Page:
Last week I ate the most delicious rhubarb cake at my granny's house. When I called her this morning for the recipe she reminded me that it was important that I follow the recipe EXACTLY. In other words no whole wheat flour, no yogurt, lots of sugar, etc., etc.
I recently decided that I want to eat less eggs and dairy. More specifically, I want to eat less eggs and dairy in delicious vegan baked goods that I can enjoy as a treat every now and then. Poor Granny has had to endure sawdust cake and shoe leather muffins on more than one occasion so I understand why she was a little apprehensive. She just doesn't appreciate black-bean brownies and chocolate avocado mousse the way that I do.
While these muffins do include wholewheat flour and yogurt I think even your Granny will enjoy them!
|Rhubarb Crumble Muffins|
1 1/2 C unbleached all purpose flour
1 C whole wheat pastry flour
1 tsp baking soda
1 tsp baking powder
1/2 tsp salt
1 tsp cinnamon
1/4 tsp ground cloves
1 1/2 C diced rhubarb
Combine dry ingredients thoroughly. Add diced rhubarb.
1 C vanilla soy yogurt (you can also use 1 cup of soy milk, cow's milk, almond milk + 1 Tbsp lemon juice )
3/4 C demerara sugar (or regular brown sugar)
1/2 C olive oil
1 flax egg*
2 tsp vanilla bean paste (you could also use vanilla extract)
In a separate bowl, mix well together. Stir in dry ingredients until just moistened (over mixed will lead to shoe leather). Fill greased muffin tins two-thirds full (I used both aluminum and silicone muffin tins).
1/4 C demerara sugar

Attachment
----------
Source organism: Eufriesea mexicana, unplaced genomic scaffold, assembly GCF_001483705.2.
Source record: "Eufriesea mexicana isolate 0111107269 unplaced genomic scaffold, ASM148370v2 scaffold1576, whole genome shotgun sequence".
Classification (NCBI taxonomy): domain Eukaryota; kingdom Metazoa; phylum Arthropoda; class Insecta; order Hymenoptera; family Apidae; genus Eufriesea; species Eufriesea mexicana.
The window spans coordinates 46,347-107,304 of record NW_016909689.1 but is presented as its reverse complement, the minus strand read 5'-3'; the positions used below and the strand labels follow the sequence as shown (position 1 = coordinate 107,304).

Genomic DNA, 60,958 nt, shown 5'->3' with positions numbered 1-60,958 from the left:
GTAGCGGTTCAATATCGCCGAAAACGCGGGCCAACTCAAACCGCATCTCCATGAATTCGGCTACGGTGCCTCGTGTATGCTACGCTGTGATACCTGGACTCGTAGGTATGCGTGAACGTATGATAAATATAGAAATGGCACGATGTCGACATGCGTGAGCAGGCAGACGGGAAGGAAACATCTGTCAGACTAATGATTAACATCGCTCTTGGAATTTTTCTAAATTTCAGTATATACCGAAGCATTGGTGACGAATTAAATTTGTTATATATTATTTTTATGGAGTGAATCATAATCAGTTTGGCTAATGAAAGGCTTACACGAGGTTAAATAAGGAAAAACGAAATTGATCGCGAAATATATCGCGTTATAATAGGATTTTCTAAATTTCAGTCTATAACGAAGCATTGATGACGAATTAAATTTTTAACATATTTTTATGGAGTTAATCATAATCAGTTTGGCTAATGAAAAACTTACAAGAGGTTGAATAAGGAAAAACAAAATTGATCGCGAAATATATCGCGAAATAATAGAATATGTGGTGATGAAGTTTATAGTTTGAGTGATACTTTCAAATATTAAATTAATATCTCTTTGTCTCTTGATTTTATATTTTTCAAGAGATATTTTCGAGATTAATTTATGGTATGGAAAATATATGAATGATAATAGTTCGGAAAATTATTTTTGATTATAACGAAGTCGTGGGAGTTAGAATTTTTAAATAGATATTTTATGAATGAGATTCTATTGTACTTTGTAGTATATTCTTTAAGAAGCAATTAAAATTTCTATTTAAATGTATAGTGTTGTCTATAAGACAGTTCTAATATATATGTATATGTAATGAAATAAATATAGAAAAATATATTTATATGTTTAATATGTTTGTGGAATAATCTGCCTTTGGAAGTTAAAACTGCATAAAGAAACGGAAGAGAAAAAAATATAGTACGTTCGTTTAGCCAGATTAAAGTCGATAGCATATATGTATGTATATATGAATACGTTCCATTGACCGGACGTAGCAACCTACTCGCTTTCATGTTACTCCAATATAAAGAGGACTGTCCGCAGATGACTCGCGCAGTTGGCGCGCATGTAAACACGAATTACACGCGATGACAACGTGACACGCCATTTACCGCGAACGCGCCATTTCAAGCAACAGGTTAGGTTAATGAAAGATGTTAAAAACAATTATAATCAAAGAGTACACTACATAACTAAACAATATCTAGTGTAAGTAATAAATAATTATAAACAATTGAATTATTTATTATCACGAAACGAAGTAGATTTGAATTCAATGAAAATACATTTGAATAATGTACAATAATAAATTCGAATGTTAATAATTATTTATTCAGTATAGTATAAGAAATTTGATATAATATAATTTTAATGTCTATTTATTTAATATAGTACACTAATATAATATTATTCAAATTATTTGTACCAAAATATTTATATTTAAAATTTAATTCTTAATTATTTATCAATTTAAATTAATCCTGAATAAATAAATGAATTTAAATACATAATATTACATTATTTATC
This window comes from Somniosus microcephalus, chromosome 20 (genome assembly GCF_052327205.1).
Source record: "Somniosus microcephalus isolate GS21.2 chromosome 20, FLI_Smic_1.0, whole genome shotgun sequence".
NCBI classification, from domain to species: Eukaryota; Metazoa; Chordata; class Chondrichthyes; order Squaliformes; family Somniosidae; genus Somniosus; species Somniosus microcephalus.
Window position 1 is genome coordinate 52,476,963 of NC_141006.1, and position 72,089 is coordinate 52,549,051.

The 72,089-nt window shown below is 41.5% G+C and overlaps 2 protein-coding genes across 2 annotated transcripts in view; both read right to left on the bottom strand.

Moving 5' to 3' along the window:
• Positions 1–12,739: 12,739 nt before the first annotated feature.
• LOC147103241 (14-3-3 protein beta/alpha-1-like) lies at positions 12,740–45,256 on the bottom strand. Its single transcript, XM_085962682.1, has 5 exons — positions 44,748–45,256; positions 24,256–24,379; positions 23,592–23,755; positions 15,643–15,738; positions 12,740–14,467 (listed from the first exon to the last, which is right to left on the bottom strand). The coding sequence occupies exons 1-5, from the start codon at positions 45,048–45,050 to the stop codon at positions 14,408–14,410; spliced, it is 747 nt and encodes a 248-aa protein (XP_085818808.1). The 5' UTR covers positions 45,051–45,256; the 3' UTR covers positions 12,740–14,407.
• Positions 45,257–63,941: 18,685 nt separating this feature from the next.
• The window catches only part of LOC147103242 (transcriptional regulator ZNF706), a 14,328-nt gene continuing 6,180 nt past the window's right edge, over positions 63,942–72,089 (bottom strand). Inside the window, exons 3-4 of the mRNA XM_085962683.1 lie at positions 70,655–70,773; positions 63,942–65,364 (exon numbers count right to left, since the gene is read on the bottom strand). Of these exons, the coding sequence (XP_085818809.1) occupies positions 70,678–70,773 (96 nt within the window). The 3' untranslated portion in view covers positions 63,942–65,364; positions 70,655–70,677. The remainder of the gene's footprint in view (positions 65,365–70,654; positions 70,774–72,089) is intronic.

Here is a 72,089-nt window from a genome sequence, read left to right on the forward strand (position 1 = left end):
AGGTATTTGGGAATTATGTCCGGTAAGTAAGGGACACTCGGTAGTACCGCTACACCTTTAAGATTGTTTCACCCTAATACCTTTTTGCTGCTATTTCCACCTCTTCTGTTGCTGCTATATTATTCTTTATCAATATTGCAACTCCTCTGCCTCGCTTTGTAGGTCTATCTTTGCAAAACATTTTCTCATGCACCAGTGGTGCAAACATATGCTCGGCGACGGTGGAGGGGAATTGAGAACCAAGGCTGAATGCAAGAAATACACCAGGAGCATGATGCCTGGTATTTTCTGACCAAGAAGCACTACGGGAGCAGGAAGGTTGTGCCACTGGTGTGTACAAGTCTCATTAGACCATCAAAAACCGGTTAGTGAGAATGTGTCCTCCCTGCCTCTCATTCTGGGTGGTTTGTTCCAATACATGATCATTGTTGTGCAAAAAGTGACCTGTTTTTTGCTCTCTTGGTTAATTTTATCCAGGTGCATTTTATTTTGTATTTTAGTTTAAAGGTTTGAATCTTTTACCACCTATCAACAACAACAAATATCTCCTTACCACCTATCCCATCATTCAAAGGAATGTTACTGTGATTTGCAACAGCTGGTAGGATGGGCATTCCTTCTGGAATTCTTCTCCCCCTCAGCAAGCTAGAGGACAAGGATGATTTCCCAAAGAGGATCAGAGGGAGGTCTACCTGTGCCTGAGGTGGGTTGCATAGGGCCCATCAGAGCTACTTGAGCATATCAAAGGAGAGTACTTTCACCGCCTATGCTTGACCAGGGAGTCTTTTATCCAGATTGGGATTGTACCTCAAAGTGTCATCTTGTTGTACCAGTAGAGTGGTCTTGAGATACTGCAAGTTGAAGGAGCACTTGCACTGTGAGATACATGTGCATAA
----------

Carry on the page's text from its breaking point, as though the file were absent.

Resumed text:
1 Tbsp Earth Balance (or butter or margarine of your choice)
2 TBSP rolled oats (not quick cooking. Personally I like LoonSong Garden's rolled oats)
1 tsp cinnamon
1 tsp flour
Combine and sprinkle on top of batter. Bake in preheated oven at 375F for 20 minutes. Remove from pans and cool on wire racks for 5+ minutes.
Eat leftover batter and crumble. Yum!
|rhubarb from backyard|
|add rhubarb to dry ingredients|
|mix diced rhubarb with dry ingredients|
|combine sugar, yogurt, oil, flax egg and vanilla bean paste|
|sprinkle crumble on batter|
|bake for 20 minutes or so|
|Sunday run + muffins = awesome|
They passed the test of a family barbecue!
* About flax eggs. I can't lie. My flax eggs reminded me a bit of making slime with my kindergarden class last year but they work so that's all that really matters right? Before you decide to follow my advice on how to make flax eggs I must confess to once telling 25+ CSA customers that it was a great idea to place their wet salad greens in a pillow case and swing the pillow case around several times until there wasn't any water left. When I tried this myself ( in an old and fairly worn pillowcase) after sharing my tip in a weekly CSA newsletter I ended up with MUD ALL OVER THE ENTIRE KITCHEN. So use at own risk.
1/2 C flax seed (either whole or briefly pulsed in the blender)
3 C water
Bring to boil in a small sauce pan. Simmer for 20 minutes stirring frequently (you really do have to stir otherwise you are going to have burnt slime that is fused to your pot. Don't ask how I know this.). Strain slime from flax seeds. 1/4 C slime equals one egg. You may find that you don't have to simmer the mixture for 20 minutes. It was much easier to separate slime from flax when I didn't let it simmer nearly as long (also don't ask how I figured this out).
|whole flax seed|
|bring to a boil. simmer until slimy.|
|strain slime from flax|
Like I said use at own risk. Or you could always just use 1 T of ground flax + 3 T of warm water. But that would be easy.